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The internet just became a much less stressful place for Chrome users.
Google released Chrome 66 for Windows, Mac, Android, and iOS today, and it will automatically mute autoplay videos by default. To upgrade your browser, press on the three vertical dots in the top right corner of your display and look for a green, orange, or red update icon. If it’s there, press “Update Google Chrome” and restart your browser. Once you’ve gone through those steps, you can stop worrying about having to quickly hit the mute button every time you open a tab with an autoplay video.
We first heard about the autoplay video muting tool in April last year. It was originally slated to appear in the January Chrome version 64 update but was replaced by a site-wide muting tool enabled by right-clicking on a specific tab.
The autoplay blocking feature is the latest attempt from Google to make the internet a more enjoyable place to navigate. It recently launched a built-in ad blocker for Chrome designed to filter intrusive ads like pop-up ads, countdown ads that appear before a page loads, and large sticky ads. Autoplay videos with sound were also listed in the types of ads it intended to block, but it appears Google has chosen to pause those ads instead of banning them entirely.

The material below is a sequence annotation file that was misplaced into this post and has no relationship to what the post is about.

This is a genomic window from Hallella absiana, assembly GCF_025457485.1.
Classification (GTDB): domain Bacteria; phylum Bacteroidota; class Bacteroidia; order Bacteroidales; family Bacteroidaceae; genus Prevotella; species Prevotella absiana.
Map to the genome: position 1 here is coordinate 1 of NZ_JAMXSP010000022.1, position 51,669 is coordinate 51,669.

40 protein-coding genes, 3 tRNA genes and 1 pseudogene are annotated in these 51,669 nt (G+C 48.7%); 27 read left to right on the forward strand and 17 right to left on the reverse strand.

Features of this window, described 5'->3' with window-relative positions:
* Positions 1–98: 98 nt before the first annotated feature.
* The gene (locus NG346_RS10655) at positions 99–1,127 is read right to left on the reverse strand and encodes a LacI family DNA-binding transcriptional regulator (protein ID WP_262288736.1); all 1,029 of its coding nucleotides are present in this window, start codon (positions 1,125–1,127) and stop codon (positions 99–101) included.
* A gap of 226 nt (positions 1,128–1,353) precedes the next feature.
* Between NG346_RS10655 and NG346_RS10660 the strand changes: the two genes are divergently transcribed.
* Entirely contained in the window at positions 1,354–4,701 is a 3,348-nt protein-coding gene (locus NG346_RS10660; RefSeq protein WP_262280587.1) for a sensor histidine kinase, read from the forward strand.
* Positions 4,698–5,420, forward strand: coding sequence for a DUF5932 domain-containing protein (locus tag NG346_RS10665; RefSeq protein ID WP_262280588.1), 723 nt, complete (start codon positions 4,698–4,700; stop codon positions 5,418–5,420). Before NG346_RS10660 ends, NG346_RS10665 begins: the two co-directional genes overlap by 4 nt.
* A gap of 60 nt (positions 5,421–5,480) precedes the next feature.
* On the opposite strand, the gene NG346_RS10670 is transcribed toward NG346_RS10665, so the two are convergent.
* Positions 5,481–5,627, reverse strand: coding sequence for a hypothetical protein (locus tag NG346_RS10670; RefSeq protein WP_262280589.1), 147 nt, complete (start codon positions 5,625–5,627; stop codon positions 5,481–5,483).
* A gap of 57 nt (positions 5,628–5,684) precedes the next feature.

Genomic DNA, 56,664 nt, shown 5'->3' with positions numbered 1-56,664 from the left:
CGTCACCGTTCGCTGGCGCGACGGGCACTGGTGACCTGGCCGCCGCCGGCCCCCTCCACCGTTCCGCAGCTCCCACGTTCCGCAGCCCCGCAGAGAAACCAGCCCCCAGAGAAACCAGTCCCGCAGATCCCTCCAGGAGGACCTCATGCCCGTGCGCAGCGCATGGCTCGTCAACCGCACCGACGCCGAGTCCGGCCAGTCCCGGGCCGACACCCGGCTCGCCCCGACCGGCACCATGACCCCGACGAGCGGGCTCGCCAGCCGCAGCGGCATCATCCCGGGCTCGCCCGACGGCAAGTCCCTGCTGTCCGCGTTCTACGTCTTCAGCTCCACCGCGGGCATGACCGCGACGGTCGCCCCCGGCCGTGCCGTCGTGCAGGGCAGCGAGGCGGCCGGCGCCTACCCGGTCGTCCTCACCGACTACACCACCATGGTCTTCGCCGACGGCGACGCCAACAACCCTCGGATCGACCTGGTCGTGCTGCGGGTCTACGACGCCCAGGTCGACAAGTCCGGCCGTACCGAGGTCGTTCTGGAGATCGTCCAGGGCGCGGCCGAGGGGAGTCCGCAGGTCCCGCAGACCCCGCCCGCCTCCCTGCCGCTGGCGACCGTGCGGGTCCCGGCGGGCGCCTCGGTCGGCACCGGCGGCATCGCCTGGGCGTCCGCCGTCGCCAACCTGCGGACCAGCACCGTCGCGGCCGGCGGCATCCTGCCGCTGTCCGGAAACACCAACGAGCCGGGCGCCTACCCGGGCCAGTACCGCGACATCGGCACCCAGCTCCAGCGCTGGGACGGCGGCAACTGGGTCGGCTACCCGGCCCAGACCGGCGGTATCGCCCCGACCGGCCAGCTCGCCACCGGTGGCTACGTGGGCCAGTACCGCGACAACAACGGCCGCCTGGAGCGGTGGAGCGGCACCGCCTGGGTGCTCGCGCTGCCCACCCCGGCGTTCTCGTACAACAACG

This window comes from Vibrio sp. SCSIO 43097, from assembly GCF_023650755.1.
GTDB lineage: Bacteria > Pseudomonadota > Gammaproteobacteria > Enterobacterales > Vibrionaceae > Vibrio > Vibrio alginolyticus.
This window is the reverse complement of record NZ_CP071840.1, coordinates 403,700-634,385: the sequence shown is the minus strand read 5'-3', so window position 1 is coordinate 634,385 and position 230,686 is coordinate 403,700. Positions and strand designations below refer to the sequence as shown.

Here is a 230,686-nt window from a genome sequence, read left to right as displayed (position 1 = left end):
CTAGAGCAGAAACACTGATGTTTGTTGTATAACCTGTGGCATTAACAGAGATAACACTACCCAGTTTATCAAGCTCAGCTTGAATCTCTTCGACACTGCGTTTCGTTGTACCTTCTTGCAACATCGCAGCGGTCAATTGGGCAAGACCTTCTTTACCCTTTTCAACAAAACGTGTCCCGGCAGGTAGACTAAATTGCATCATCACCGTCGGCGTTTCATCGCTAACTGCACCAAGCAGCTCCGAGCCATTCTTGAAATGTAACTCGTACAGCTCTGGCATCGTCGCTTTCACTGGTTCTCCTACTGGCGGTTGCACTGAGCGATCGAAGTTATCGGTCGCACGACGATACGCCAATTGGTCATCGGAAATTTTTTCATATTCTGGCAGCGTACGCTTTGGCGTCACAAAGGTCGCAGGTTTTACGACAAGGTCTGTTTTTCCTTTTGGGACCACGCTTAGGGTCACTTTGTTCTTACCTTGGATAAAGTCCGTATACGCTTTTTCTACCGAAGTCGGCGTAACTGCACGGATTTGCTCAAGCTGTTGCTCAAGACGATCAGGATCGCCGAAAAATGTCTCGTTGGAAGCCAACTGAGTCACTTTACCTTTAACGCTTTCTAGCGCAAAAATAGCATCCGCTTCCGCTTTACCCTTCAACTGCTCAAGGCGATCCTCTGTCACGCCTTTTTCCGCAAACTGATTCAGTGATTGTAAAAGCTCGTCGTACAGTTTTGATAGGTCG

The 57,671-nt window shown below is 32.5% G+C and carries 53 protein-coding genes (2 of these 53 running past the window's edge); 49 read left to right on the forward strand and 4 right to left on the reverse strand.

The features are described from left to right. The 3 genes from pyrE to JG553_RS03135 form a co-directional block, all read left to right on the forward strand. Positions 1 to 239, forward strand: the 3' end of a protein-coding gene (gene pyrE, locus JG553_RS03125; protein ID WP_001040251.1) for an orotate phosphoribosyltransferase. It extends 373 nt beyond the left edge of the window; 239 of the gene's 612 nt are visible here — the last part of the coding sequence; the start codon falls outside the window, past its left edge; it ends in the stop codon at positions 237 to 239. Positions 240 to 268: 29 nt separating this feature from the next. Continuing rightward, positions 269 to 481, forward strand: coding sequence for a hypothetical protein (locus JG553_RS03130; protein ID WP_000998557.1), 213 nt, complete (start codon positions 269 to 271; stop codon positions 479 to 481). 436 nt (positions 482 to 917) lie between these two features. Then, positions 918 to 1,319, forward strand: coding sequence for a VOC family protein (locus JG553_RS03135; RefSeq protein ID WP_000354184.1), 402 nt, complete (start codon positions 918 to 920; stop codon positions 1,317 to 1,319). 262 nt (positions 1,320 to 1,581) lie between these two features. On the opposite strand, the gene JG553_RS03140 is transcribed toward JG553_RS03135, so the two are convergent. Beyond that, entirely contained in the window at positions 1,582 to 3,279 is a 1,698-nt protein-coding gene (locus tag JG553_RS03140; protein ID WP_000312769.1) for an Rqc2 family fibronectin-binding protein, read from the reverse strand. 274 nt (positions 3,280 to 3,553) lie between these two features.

VentureBeat tested the new tool and discovered autoplay videos that are muted still automatically play, while autoplay videos with sound are paused by default. That even means YouTube videos shouldn’t immediately play when loaded in a new tab, though this wasn’t always the case in our testing.
“Users watch and listen to a lot of media, and autoplay can make it faster and easier to consume on the web. However, one of the most frequent user concerns is unexpected media playback, which can use data, consume power, and make unwanted noise while browsing,” Google software engineer Mounir Lamouri wrote in a post last year.
If you don’t see the Chrome 66 update just yet, don’t panic. Google will release the new version over the next few weeks.
Phillip Tracy is a former technology staff writer at the Daily Dot. He's an expert on smartphones, social media trends, and gadgets. He previously reported on IoT and telecom for RCR Wireless News and contributed to NewBay Media magazine. He now writes for Laptop magazine.